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2. Hypertension and OSA


High blood pressure (hypertension) can happen to anyone. In fact, 1 in 4 adults in the U.S. have high blood pressure. But some people are more at risk for developing it than others. The groups listed below should be especially careful about monitoring and treating their blood pressure.

People with a higher risk of having high blood pressure include:

  • People with blood relatives who have high blood pressure, like a father, mother, or sibling

  • Men over the age of 55

  • Women over the age of 65

  • Post-menopausal women/

  • Some women who take birth control pills

  • African-Americans, especially women

  • People who are overweight

  • People who get little or no regular physical activity

  • People who smoke

  • People with high cholesterol

  • People with diabetes

  • People with Obstructive Sleep Apnea

There is increasing evidence that obstructive sleep apnea is an independent risk factor for arterial hypertension. Significant associations were found between Obstructive Sleep Apnea (OSA) and the prevalence of arterial hypertension, independent of age, body mass index, and gender. *

A blood pressure reading is shown as two numbers.  These numbers measure the pressure against the walls of your blood vessels. The two numbers are usually written as a fraction, such as 140/90 or 160/110.

The top number of your blood pressure reading measures the pressure against the walls of your blood vessels when your heart is pumping blood to your organs. Your doctor may refer to your top number as your systolic pressure. The bottom number of your blood pressure reading measures the pressure against the walls of your blood vessels when your heart is between beats and resting. This number is known as your diastolic pressure.

Medical guidelines state that a normal blood pressure for most adults is less than 120/80.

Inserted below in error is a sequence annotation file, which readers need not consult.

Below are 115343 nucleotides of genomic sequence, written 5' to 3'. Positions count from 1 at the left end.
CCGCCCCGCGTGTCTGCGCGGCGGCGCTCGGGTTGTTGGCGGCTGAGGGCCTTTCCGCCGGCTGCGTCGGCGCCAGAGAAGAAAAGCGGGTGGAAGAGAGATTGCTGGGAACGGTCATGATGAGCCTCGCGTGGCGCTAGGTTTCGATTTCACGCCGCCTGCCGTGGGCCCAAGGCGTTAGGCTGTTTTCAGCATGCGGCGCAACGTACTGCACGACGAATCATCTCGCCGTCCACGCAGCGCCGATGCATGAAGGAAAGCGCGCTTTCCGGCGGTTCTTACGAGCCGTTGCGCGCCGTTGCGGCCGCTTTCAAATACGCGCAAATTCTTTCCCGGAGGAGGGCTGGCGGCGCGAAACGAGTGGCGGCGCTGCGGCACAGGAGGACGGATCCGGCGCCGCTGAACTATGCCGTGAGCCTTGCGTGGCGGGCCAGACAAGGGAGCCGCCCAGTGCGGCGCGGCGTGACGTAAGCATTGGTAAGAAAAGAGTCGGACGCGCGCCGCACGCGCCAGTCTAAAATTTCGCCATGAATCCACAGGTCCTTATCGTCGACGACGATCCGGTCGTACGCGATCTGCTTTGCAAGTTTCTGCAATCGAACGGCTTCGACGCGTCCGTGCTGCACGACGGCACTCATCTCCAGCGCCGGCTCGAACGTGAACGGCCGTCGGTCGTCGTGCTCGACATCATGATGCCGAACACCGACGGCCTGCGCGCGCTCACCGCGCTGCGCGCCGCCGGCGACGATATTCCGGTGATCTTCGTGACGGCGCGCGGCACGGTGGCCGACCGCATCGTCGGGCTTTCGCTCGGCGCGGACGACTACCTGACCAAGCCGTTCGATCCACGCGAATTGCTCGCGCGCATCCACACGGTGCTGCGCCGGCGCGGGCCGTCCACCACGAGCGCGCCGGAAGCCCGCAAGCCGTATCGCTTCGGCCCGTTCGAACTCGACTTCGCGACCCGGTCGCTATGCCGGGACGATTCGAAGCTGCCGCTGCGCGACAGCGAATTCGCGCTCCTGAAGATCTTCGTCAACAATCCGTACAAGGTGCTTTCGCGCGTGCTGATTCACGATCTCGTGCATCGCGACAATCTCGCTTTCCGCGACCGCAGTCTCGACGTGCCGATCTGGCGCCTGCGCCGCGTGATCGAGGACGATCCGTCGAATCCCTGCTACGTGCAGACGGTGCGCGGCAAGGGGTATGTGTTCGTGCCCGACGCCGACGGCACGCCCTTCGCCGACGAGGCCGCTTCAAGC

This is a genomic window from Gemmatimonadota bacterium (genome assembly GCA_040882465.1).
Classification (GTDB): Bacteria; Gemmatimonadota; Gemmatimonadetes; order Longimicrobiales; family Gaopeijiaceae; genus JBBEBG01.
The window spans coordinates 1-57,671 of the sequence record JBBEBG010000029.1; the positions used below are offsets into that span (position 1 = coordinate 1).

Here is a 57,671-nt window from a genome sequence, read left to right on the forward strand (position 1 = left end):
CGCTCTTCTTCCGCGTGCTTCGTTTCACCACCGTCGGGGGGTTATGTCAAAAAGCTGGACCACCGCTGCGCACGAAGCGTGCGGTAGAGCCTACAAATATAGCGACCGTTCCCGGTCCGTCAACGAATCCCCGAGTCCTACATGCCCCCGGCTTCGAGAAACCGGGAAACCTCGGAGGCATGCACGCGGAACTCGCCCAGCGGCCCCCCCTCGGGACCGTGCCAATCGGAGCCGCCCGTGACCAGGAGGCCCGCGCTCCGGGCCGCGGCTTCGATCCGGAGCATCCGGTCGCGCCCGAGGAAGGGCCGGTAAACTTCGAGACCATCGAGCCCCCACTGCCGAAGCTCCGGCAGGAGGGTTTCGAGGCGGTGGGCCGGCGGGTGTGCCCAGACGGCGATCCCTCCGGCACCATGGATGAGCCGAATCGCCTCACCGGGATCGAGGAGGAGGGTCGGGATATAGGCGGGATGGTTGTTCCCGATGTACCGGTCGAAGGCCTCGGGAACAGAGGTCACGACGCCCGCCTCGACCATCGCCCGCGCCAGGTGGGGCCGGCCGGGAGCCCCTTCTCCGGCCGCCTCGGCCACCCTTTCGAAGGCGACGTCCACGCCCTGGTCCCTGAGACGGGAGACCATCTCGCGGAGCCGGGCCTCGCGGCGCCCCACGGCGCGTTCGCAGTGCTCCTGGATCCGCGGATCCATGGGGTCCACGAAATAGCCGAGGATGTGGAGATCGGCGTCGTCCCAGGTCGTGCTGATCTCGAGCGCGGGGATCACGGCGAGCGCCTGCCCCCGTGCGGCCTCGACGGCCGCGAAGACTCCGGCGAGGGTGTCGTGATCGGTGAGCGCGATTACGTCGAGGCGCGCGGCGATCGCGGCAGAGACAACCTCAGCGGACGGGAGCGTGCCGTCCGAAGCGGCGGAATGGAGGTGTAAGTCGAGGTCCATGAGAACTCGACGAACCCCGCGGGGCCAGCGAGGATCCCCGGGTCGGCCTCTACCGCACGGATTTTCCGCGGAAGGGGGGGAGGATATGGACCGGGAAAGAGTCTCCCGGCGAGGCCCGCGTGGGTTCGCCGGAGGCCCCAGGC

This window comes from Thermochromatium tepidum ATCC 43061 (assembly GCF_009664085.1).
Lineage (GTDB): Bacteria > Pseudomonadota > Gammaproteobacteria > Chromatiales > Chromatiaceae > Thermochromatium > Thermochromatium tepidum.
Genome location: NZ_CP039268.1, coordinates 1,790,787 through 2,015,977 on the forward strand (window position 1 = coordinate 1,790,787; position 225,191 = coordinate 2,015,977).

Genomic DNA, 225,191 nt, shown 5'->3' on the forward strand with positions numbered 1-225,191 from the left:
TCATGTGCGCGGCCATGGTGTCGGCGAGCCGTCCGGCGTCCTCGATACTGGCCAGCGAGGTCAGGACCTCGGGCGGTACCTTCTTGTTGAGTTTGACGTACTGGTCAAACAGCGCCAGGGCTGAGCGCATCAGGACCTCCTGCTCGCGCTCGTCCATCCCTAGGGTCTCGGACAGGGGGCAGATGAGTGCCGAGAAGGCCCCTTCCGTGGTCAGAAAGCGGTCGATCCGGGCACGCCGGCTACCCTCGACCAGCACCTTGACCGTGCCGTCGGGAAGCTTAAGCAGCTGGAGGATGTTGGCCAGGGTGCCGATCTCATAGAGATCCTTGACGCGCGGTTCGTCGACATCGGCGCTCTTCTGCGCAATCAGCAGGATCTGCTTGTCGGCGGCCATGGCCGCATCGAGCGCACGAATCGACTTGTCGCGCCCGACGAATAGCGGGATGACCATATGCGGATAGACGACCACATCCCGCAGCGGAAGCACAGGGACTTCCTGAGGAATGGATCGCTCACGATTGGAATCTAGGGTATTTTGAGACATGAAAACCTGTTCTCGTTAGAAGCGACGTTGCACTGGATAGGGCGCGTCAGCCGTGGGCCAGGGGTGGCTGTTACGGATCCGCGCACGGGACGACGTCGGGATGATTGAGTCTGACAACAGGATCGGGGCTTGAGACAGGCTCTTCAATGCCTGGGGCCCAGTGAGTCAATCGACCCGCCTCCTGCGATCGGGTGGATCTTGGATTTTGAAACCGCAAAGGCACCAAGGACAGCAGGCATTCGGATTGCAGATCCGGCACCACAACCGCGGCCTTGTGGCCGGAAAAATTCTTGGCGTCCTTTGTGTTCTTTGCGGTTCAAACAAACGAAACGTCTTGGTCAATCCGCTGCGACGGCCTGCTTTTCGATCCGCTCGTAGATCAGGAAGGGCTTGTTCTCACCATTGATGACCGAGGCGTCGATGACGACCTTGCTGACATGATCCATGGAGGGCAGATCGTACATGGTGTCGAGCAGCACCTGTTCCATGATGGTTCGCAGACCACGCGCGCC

CPAP may be an important adjuvant treatment tool in hypertension in sleep apnea syndrome, especially in resistant hypertension.  There is a general agreement that CPAP treatment leads to the reversal of short term BP pressure elevations during sleep.  Recent reports suggest that hypertensive subjects with moderate to severe OSA benefit from CPAP treatment, with significant decreases in daytime systolic and diastolic                                                                                                                                                blood pressure.**

Listed below are the categories of blood pressure levels as determined by the Joint National Committee on Prevention, Detection, Evaluation, and Treatment of High Blood Pressure.

Consult a physician your blood pressure is at or above 140/90.   For people with diabetes or chronic kidney disease, consult a physician for a blood pressure level of 130/80 or higher.***

Note: Blood pressure that is too low can be dangerous.

** Am J Hypertens. 2004 Dec;17(12 Pt 1):1081-7. Borgel J, Sanner BM, Keskin F, Bittlinsky A, Bartels NK, Buchner N, Huesing A, Rump LC, Mugge A. (2004),
**Hoffman M., Somers V.K., Accurso V., Bybee K. Minerva Med 2004;95:281-90
***National Institute of Health. The Seventh Report of the Joint National Committee on Prevention, Detection, Evaluation and Treatment of High Blood Pressure.